Much of the policymaker interest in legislation and regulation impinging on the ability of survey, opinion and marketing researchers to collect, use and share personal information is driven by concern about the many frauds and scams targeting consumers. Such abuse also hurts respondent willingness to participate in research.

Microsoft recently hosted an event to address what companies and policymakers can do, and are doing, to deal with such scams, whether run online, by telephone, or other means. According to Microsoft, already this year over 3 million consumers have been affected by what they refer to as “tech scams.” The main modes of attack include cold calling, malware and pop-ups, and misleading advertising with fake numbers. Cold calling is the most aggressive and most prevalent means of attack. Callers often pose as tech support for large companies and will charge upwards of $200-500 for their fake services.

What is being done to stop the scammers
Microsoft has been doing extensive support training, proactive outreach, and ad-removal from their search engine Bing. The Federal Trade Commission (FTC), charged with prosecuted unfair and deceptive acts and practices, plays a key role filing civil actions against scammers to protect consumers. A great example is the FTC’s successful action against a telemarketing scam that masqueraded as a research campaign from a real research company (sales under the guise of research, AKA "sugging"). The FTC also plays an important role in educating consumers, while private organizations like AARP reach even farther.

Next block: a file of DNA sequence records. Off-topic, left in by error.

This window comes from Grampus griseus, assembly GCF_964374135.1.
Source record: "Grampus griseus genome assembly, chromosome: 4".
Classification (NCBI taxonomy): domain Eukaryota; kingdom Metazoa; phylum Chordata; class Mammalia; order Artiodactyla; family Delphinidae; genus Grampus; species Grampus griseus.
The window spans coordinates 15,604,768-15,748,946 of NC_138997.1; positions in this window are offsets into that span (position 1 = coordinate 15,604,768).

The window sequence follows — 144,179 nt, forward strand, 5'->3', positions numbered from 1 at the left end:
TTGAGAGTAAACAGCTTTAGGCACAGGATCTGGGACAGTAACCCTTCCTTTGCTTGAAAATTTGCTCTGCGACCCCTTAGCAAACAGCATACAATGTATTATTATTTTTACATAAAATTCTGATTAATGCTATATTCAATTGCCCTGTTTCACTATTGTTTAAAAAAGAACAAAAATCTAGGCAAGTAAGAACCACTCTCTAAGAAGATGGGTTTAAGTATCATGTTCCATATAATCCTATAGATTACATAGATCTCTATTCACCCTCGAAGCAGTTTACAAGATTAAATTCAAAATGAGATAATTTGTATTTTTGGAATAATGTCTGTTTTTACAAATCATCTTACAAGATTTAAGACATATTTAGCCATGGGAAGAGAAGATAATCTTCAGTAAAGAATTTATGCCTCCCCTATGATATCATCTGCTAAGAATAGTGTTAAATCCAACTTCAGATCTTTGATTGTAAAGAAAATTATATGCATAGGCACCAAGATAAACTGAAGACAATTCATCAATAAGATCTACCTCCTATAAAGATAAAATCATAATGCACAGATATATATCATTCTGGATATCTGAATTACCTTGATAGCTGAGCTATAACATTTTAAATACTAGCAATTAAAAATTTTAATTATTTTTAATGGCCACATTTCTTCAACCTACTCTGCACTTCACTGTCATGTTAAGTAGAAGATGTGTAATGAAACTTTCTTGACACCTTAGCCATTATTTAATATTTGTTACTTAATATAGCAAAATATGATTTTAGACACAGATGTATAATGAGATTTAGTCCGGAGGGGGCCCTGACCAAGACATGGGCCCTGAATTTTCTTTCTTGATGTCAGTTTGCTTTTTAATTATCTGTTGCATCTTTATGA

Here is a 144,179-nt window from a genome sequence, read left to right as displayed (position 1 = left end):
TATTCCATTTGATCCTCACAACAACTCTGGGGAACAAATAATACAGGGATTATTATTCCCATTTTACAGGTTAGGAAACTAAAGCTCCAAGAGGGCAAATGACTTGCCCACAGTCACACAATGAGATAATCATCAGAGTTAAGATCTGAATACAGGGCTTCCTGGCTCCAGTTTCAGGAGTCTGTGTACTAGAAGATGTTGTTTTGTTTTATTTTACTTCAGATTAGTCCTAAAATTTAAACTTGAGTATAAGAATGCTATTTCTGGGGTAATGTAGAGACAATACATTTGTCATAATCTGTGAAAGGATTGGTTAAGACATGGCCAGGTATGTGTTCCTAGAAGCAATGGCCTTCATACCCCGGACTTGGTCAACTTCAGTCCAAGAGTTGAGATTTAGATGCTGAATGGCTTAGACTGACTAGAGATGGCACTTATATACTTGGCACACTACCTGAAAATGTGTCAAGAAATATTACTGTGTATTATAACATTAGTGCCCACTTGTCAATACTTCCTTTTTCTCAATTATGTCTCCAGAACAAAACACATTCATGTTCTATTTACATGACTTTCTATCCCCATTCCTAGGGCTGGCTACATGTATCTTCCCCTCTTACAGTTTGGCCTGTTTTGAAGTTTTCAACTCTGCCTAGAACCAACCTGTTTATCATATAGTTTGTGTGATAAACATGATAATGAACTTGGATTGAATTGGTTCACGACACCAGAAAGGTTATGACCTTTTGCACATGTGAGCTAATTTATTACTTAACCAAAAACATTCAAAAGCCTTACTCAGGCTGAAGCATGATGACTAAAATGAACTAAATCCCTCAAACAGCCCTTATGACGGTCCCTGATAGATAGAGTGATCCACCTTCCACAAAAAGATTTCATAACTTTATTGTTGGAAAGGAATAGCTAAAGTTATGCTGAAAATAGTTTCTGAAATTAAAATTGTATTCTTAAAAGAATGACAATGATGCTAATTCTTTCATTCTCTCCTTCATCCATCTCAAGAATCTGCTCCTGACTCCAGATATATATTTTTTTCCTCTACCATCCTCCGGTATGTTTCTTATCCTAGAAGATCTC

What drives the pervasiveness of the scams
First and foremost, scamming is very profitable. Scam artists’ ranks dwarf the number of enforcement actions against them, because enforcement is time consuming and costly. Pragmatic issues hinder tech companies from being able to register all variations of their firm’s domain name, which can get snapped up by nefarious individuals. Also, many scam artists operate overseas, such as in India and the Philippines, making them more difficult to prosecute.

There are just not enough deterrents in place to stop scammers.

What can be done and what researchers can do to help
Some ideas raised during the Microsoft event for stopping these scammers included increased criminal and civil sanctions, increased public education of consumers to help them avoid getting conned, the creation of an anti-scamming task force, and using payment systems as a choke point for scammers.

However, because the prevalence of scam artists hurts respondent cooperation and inspires a lot of policymaking unfriendly to the research profession, it is in our interest to help as well. When you encounter suspicious behavior, consider calling it out. When you get scammed, report it to the authorities with as much detail as possible. Not all purveyors of fraud and abuse can be brought to heel, but if you don’t speak up, they certainly never will.